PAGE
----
Italian photographer Elena Capra’s Libro Di Famiglia (Family Book) tells a narrative of 40 years of married life. In combining still life and staged portraits of her parents she explores memory and nostalgia relatable to anyone who has spent decades together.
Quaint and common household items collected over a lifetime together are interspersed with abstract portraits of Capra’s mother and father. A picture frame from a past family vacation, multicolored ties collected on a hanger, an understated bedroom – in photographing these banal, every day objects, she creates a subtle portrait of those who own them, a married couple, and a metaphor for marriage.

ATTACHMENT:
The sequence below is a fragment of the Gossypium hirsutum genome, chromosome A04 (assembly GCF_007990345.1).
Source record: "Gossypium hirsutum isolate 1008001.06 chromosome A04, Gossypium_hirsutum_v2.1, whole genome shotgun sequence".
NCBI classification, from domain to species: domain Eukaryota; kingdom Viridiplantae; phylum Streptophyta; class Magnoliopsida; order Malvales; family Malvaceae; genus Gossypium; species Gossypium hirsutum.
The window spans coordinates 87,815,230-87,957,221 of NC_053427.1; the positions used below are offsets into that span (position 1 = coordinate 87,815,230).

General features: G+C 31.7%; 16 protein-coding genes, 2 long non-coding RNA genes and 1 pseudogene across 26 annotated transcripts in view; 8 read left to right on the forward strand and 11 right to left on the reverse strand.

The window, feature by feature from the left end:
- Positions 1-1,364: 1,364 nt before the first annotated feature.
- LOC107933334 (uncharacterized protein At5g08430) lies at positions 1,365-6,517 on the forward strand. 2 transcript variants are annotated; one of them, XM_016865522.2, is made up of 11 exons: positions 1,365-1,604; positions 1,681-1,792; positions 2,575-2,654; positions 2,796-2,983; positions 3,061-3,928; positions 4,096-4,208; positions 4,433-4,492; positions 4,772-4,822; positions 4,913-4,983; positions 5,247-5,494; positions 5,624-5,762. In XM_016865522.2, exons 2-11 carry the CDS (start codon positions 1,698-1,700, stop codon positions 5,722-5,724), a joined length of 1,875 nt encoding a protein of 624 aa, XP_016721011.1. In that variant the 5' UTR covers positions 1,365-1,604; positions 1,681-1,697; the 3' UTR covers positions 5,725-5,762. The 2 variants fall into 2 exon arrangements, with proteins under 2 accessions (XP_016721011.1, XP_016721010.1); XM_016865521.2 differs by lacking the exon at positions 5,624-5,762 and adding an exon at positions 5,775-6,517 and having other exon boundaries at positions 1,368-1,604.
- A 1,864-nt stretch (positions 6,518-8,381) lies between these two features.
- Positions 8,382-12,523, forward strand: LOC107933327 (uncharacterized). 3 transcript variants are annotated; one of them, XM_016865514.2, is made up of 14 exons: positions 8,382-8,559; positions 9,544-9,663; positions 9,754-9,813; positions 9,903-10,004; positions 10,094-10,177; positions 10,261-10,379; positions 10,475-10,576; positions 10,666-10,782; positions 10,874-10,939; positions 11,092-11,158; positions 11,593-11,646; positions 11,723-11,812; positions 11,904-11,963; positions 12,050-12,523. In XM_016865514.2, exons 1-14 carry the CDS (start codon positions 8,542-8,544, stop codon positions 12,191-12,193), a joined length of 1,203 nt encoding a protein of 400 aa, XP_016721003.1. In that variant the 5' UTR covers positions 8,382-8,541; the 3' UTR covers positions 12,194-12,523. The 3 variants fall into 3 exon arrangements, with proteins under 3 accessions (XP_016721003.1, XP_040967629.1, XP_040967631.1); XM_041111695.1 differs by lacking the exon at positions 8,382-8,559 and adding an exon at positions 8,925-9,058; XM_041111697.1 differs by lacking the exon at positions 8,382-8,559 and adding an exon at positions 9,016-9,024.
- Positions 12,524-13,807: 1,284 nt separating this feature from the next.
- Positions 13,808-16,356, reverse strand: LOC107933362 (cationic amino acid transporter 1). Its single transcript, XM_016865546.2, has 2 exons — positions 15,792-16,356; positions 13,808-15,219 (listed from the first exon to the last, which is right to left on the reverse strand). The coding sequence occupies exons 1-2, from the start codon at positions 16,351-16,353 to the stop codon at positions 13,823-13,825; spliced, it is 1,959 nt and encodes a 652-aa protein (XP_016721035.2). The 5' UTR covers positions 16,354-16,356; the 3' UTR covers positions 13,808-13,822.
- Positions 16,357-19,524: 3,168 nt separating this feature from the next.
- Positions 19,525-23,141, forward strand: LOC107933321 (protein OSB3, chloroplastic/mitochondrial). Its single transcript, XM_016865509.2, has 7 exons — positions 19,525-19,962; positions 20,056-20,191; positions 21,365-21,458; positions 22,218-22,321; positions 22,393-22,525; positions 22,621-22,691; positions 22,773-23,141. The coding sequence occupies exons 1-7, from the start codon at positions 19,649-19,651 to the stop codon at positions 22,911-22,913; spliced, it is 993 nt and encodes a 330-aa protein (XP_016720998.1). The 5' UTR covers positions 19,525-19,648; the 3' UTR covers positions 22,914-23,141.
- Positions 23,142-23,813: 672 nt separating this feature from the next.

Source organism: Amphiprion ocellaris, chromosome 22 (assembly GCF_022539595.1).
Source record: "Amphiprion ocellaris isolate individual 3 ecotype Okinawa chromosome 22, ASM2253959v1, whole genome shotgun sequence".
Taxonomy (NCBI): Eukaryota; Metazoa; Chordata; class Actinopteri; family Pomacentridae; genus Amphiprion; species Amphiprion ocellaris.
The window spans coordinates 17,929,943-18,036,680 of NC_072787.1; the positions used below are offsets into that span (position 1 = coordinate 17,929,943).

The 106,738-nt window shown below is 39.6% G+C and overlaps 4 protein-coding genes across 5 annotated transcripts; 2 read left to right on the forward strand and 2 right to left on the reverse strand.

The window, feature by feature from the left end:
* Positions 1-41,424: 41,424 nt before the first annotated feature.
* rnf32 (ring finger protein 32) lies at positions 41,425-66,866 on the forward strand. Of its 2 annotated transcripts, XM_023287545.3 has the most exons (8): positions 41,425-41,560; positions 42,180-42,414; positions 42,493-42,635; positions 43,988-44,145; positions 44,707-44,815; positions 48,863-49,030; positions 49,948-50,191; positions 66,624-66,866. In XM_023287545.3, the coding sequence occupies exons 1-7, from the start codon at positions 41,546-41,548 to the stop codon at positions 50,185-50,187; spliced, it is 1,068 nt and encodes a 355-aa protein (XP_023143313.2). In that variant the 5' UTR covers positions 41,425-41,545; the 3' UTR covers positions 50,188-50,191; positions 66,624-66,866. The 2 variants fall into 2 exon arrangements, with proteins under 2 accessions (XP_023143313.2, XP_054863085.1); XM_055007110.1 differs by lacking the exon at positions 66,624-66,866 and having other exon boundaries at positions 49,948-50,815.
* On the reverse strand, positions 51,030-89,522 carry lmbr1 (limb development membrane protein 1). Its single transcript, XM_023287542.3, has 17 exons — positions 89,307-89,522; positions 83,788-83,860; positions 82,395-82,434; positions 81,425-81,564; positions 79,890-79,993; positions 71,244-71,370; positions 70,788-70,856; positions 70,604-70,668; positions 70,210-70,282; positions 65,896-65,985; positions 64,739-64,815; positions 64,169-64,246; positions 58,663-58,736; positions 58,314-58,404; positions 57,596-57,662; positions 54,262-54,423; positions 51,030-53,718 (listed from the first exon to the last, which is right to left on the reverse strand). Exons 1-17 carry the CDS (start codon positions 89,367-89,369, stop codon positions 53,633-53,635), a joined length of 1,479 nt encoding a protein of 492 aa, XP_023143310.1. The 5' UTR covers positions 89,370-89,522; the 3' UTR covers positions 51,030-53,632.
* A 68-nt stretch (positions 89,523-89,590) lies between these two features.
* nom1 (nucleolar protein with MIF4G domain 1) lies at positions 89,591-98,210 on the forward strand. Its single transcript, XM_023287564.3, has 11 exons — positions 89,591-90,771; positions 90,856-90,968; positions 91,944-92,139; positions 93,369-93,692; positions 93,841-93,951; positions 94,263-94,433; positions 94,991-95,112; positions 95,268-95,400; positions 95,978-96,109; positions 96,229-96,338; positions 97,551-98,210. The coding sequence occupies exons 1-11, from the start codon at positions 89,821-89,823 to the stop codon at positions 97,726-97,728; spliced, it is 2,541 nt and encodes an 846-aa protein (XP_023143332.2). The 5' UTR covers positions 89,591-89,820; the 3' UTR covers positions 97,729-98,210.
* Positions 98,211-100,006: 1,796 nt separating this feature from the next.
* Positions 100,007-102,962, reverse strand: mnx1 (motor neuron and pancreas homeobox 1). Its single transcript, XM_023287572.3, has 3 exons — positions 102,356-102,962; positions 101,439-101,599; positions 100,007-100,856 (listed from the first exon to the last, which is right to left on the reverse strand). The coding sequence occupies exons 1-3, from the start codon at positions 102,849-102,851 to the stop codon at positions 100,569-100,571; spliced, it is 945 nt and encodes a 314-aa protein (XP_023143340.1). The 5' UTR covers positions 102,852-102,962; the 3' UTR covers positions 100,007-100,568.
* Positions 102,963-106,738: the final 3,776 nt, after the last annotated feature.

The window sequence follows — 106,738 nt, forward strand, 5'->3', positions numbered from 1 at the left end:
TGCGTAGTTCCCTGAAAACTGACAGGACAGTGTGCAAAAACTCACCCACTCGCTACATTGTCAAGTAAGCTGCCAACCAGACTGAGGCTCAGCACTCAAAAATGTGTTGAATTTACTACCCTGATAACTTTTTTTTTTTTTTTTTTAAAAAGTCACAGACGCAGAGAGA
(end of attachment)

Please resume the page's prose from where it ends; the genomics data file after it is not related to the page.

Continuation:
Abstract portraits are positioned with no inherent connection to each other or the still life images. We see, for example, a woman with her back turned in a shower cap, a revolver placed gently on an unfolded handkerchief, and a man standing with a suitcase at his feet. These images are not meant to accurately portray the lives of the subjects, but rather, in being presented with no context conjure new life and meaning to outside observers.
All images © Elena Capra